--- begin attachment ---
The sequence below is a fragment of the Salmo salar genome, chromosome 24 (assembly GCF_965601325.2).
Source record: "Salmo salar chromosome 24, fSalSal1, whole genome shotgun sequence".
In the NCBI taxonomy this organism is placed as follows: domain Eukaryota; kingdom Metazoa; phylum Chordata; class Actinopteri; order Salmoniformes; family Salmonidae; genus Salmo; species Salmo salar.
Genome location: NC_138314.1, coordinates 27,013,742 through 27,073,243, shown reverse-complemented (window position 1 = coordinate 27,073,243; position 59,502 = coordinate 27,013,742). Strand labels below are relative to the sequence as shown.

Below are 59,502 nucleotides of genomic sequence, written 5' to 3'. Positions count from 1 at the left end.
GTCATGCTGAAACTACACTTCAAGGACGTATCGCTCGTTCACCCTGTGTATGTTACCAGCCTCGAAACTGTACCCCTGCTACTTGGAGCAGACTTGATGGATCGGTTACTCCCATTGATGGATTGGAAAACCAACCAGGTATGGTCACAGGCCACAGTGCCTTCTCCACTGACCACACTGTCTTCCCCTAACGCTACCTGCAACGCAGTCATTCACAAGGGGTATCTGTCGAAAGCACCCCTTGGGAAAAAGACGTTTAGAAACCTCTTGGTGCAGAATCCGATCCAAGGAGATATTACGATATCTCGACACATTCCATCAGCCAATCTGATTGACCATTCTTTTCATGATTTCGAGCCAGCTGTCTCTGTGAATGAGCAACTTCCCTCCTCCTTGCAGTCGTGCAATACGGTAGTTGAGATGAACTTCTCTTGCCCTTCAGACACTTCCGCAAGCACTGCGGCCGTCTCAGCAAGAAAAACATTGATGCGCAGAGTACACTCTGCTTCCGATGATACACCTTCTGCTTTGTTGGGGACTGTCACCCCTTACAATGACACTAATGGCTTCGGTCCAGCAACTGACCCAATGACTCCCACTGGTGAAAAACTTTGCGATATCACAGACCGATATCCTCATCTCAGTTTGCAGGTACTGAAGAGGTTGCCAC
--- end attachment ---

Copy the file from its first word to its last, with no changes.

The sequence below is a fragment of the Salmo salar genome, chromosome 24 (assembly GCF_965601325.2).
Source record: "Salmo salar chromosome 24, fSalSal1, whole genome shotgun sequence".
In the NCBI taxonomy this organism is placed as follows: domain Eukaryota; kingdom Metazoa; phylum Chordata; class Actinopteri; order Salmoniformes; family Salmonidae; genus Salmo; species Salmo salar.
Genome location: NC_138314.1, coordinates 27,013,742 through 27,073,243, shown reverse-complemented (window position 1 = coordinate 27,073,243; position 59,502 = coordinate 27,013,742). Strand labels below are relative to the sequence as shown.

Below are 59,502 nucleotides of genomic sequence, written 5' to 3'. Positions count from 1 at the left end.
GTCATGCTGAAACTACACTTCAAGGACGTATCGCTCGTTCACCCTGTGTATGTTACCAGCCTCGAAACTGTACCCCTGCTACTTGGAGCAGACTTGATGGATCGGTTACTCCCATTGATGGATTGGAAAACCAACCAGGTATGGTCACAGGCCACAGTGCCTTCTCCACTGACCACACTGTCTTCCCCTAACGCTACCTGCAACGCAGTCATTCACAAGGGGTATCTGTCGAAAGCACCCCTTGGGAAAAAGACGTTTAGAAACCTCTTGGTGCAGAATCCGATCCAAGGAGATATTACGATATCTCGACACATTCCATCAGCCAATCTGATTGACCATTCTTTTCATGATTTCGAGCCAGCTGTCTCTGTGAATGAGCAACTTCCCTCCTCCTTGCAGTCGTGCAATACGGTAGTTGAGATGAACTTCTCTTGCCCTTCAGACACTTCCGCAAGCACTGCGGCCGTCTCAGCAAGAAAAACATTGATGCGCAGAGTACACTCTGCTTCCGATGATACACCTTCTGCTTTGTTGGGGACTGTCACCCCTTACAATGACACTAATGGCTTCGGTCCAGCAACTGACCCAATGACTCCCACTGGTGAAAAACTTTGCGATATCACAGACCGATATCCTCATCTCAGTTTGCAGGTACTGAAGAGGTTGCCAC